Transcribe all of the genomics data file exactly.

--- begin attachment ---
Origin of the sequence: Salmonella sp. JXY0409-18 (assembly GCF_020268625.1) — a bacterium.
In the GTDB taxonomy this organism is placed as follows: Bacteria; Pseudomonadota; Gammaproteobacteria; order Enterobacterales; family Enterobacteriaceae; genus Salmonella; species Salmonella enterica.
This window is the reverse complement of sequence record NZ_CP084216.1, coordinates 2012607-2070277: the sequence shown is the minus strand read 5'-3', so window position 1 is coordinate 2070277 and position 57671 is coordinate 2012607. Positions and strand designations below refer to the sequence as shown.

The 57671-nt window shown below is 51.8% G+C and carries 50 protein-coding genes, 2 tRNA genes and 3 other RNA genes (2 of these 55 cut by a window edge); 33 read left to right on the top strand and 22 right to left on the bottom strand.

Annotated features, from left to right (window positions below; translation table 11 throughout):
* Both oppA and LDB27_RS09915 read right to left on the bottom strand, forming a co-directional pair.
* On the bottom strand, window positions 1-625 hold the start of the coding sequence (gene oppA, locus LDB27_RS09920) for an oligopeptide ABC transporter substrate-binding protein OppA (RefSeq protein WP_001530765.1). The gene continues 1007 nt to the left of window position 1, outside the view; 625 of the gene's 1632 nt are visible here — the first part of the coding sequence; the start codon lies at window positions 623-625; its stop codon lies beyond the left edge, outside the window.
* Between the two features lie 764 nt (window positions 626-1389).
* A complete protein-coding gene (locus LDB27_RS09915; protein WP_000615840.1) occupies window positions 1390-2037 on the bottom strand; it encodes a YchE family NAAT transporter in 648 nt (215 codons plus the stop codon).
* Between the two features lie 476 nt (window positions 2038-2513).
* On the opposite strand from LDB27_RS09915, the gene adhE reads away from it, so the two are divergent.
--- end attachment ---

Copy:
Origin of the sequence: Salmonella sp. JXY0409-18 (assembly GCF_020268625.1) — a bacterium.
In the GTDB taxonomy this organism is placed as follows: Bacteria; Pseudomonadota; Gammaproteobacteria; order Enterobacterales; family Enterobacteriaceae; genus Salmonella; species Salmonella enterica.
This window is the reverse complement of sequence record NZ_CP084216.1, coordinates 2012607-2070277: the sequence shown is the minus strand read 5'-3', so window position 1 is coordinate 2070277 and position 57671 is coordinate 2012607. Positions and strand designations below refer to the sequence as shown.

The 57671-nt window shown below is 51.8% G+C and carries 50 protein-coding genes, 2 tRNA genes and 3 other RNA genes (2 of these 55 cut by a window edge); 33 read left to right on the top strand and 22 right to left on the bottom strand.

Annotated features, from left to right (window positions below; translation table 11 throughout):
* Both oppA and LDB27_RS09915 read right to left on the bottom strand, forming a co-directional pair.
* On the bottom strand, window positions 1-625 hold the start of the coding sequence (gene oppA, locus LDB27_RS09920) for an oligopeptide ABC transporter substrate-binding protein OppA (RefSeq protein WP_001530765.1). The gene continues 1007 nt to the left of window position 1, outside the view; 625 of the gene's 1632 nt are visible here — the first part of the coding sequence; the start codon lies at window positions 623-625; its stop codon lies beyond the left edge, outside the window.
* Between the two features lie 764 nt (window positions 626-1389).
* A complete protein-coding gene (locus LDB27_RS09915; protein WP_000615840.1) occupies window positions 1390-2037 on the bottom strand; it encodes a YchE family NAAT transporter in 648 nt (215 codons plus the stop codon).
* Between the two features lie 476 nt (window positions 2038-2513).
* On the opposite strand from LDB27_RS09915, the gene adhE reads away from it, so the two are divergent.